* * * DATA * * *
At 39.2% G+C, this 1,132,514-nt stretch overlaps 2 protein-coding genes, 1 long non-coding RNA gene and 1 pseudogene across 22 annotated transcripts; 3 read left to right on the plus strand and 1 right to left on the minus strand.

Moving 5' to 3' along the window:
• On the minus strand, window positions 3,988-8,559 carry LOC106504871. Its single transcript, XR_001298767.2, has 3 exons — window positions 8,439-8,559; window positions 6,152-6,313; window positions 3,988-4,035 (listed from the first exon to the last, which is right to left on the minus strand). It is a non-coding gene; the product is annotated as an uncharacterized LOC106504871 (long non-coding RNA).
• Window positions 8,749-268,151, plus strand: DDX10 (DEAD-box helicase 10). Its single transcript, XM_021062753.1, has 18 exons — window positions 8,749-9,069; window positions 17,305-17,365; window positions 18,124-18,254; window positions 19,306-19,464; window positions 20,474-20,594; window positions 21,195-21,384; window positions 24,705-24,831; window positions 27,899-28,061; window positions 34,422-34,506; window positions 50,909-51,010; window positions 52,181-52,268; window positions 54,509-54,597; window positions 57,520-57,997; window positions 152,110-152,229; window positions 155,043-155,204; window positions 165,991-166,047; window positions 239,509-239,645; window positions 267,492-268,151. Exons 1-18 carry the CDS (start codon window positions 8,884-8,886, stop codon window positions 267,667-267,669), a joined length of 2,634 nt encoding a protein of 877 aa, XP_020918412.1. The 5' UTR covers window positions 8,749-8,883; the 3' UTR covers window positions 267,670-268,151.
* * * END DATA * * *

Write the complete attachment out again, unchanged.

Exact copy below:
At 39.2% G+C, this 1,132,514-nt stretch overlaps 2 protein-coding genes, 1 long non-coding RNA gene and 1 pseudogene across 22 annotated transcripts; 3 read left to right on the plus strand and 1 right to left on the minus strand.

Moving 5' to 3' along the window:
• On the minus strand, window positions 3,988-8,559 carry LOC106504871. Its single transcript, XR_001298767.2, has 3 exons — window positions 8,439-8,559; window positions 6,152-6,313; window positions 3,988-4,035 (listed from the first exon to the last, which is right to left on the minus strand). It is a non-coding gene; the product is annotated as an uncharacterized LOC106504871 (long non-coding RNA).
• Window positions 8,749-268,151, plus strand: DDX10 (DEAD-box helicase 10). Its single transcript, XM_021062753.1, has 18 exons — window positions 8,749-9,069; window positions 17,305-17,365; window positions 18,124-18,254; window positions 19,306-19,464; window positions 20,474-20,594; window positions 21,195-21,384; window positions 24,705-24,831; window positions 27,899-28,061; window positions 34,422-34,506; window positions 50,909-51,010; window positions 52,181-52,268; window positions 54,509-54,597; window positions 57,520-57,997; window positions 152,110-152,229; window positions 155,043-155,204; window positions 165,991-166,047; window positions 239,509-239,645; window positions 267,492-268,151. Exons 1-18 carry the CDS (start codon window positions 8,884-8,886, stop codon window positions 267,667-267,669), a joined length of 2,634 nt encoding a protein of 877 aa, XP_020918412.1. The 5' UTR covers window positions 8,749-8,883; the 3' UTR covers window positions 267,670-268,151.